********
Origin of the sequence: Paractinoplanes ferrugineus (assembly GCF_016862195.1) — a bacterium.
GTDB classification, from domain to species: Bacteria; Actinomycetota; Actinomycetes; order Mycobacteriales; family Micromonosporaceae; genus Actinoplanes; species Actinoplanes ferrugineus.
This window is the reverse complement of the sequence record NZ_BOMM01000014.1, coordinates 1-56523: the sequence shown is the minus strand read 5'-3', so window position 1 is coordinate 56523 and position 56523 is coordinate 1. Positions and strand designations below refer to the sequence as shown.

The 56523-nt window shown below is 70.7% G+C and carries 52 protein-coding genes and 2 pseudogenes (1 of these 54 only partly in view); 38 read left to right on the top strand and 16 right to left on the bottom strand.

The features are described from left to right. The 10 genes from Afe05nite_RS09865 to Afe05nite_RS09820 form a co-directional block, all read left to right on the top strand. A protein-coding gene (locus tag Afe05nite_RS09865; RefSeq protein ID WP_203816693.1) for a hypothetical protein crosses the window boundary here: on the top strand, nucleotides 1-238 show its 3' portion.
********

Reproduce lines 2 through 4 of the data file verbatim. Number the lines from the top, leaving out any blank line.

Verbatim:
GTDB classification, from domain to species: Bacteria; Actinomycetota; Actinomycetes; order Mycobacteriales; family Micromonosporaceae; genus Actinoplanes; species Actinoplanes ferrugineus.
This window is the reverse complement of the sequence record NZ_BOMM01000014.1, coordinates 1-56523: the sequence shown is the minus strand read 5'-3', so window position 1 is coordinate 56523 and position 56523 is coordinate 1. Positions and strand designations below refer to the sequence as shown.

The 56523-nt window shown below is 70.7% G+C and carries 52 protein-coding genes and 2 pseudogenes (1 of these 54 only partly in view); 38 read left to right on the top strand and 16 right to left on the bottom strand.